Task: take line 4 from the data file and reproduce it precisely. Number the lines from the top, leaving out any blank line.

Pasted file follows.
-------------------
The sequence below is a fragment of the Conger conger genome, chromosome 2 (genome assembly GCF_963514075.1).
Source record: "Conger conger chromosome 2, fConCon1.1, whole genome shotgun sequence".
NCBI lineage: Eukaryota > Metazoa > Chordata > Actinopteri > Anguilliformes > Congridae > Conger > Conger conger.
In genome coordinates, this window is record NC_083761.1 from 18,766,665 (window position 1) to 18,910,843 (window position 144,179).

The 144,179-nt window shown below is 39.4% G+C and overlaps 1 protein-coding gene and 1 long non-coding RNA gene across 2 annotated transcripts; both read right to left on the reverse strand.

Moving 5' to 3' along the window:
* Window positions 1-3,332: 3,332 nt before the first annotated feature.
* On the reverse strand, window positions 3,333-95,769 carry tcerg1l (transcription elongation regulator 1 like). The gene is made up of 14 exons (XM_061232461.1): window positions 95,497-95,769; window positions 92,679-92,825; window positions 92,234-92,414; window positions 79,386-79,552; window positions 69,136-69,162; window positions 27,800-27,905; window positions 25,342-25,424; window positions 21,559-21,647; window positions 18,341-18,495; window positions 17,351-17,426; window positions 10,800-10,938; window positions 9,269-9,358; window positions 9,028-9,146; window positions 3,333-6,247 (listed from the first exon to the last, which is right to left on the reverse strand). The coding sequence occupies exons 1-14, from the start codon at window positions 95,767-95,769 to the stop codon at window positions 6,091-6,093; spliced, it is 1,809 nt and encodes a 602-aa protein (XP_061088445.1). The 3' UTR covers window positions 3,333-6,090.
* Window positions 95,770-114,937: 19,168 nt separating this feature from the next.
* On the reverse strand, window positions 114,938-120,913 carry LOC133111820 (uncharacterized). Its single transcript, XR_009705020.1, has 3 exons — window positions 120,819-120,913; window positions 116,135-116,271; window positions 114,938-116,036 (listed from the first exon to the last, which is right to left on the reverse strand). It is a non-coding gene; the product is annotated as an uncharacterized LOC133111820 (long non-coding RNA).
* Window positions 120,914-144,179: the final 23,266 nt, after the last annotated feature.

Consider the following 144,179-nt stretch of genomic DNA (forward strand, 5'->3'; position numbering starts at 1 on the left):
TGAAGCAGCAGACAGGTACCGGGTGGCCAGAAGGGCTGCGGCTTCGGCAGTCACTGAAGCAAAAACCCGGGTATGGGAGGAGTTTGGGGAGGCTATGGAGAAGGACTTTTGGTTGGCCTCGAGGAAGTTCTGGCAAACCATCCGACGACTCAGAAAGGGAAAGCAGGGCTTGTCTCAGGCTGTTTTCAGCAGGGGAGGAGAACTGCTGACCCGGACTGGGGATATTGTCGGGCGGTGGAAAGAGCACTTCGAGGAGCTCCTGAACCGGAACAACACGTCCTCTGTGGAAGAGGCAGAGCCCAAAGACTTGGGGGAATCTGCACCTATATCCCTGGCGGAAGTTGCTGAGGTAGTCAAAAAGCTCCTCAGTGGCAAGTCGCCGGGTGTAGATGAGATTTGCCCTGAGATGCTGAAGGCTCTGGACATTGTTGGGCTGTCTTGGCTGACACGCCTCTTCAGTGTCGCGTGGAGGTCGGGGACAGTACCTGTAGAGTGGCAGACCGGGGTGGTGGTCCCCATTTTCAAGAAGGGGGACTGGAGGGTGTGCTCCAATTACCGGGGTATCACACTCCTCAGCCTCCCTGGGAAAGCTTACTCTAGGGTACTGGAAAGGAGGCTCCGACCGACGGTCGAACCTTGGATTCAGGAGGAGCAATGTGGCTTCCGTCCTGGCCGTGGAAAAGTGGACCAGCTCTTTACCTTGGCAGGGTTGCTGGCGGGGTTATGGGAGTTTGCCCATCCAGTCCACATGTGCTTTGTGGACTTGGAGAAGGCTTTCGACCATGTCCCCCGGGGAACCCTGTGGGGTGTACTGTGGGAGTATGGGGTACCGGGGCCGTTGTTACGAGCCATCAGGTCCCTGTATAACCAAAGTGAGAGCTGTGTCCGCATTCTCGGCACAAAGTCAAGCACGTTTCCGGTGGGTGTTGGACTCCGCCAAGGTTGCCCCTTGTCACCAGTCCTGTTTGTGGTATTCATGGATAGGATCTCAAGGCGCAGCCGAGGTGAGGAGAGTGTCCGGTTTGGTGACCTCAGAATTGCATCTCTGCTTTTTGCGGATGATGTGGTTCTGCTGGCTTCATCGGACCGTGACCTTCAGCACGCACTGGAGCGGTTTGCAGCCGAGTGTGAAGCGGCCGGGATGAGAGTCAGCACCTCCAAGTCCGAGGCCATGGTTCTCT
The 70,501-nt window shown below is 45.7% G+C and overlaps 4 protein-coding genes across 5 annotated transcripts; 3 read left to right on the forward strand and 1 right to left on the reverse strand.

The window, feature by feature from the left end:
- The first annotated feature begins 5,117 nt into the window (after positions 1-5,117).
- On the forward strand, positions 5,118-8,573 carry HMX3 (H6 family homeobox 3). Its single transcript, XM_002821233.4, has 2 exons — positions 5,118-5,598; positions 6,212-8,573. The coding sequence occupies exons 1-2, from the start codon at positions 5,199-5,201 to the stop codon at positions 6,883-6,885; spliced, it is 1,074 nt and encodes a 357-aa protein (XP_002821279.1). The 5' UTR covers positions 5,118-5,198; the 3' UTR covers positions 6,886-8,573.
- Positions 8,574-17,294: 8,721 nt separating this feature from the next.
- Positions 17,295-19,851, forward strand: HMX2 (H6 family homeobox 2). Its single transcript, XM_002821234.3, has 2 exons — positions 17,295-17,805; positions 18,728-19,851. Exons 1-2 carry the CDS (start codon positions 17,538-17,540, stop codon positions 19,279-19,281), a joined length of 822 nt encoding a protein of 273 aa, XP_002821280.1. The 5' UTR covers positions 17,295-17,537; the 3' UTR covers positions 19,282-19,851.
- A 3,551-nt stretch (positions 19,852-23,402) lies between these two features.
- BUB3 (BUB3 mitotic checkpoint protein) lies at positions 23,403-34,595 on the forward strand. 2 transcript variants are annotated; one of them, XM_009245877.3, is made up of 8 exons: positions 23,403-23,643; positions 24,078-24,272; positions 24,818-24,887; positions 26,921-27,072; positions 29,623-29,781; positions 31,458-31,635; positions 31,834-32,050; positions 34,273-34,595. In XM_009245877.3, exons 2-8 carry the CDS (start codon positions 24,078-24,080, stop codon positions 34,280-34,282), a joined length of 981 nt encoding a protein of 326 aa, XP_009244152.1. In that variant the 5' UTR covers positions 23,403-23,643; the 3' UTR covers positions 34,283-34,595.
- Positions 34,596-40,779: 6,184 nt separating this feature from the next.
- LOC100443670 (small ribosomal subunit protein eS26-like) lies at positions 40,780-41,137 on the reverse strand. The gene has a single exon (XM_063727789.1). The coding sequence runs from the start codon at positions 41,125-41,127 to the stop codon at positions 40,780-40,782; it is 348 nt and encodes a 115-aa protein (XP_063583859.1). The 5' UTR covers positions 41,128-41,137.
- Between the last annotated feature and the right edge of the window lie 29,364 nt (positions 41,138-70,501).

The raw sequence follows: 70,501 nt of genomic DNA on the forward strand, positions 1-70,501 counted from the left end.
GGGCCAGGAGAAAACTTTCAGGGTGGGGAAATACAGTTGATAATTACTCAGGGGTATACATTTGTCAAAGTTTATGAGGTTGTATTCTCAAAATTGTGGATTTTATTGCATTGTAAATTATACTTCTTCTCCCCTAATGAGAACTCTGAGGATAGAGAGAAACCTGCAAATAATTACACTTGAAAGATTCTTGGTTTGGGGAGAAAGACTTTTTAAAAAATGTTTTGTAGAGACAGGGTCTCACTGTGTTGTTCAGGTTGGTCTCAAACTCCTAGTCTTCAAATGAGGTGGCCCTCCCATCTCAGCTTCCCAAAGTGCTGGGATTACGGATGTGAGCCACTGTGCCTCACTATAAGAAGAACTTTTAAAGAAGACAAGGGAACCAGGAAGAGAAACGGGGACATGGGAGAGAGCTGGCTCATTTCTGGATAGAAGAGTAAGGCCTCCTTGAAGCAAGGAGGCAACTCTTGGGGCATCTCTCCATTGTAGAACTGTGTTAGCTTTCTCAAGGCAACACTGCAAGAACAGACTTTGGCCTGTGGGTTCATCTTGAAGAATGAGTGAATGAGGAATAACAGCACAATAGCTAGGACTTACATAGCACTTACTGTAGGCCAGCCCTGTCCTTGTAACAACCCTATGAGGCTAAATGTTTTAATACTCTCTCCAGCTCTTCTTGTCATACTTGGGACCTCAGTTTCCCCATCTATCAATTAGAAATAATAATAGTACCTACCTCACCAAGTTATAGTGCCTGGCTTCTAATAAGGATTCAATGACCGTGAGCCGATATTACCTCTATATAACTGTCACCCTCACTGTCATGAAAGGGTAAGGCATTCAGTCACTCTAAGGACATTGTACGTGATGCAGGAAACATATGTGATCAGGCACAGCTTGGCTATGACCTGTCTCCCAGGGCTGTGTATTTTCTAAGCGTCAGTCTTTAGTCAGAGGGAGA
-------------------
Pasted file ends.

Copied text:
In genome coordinates, this window is record NC_083761.1 from 18,766,665 (window position 1) to 18,910,843 (window position 144,179).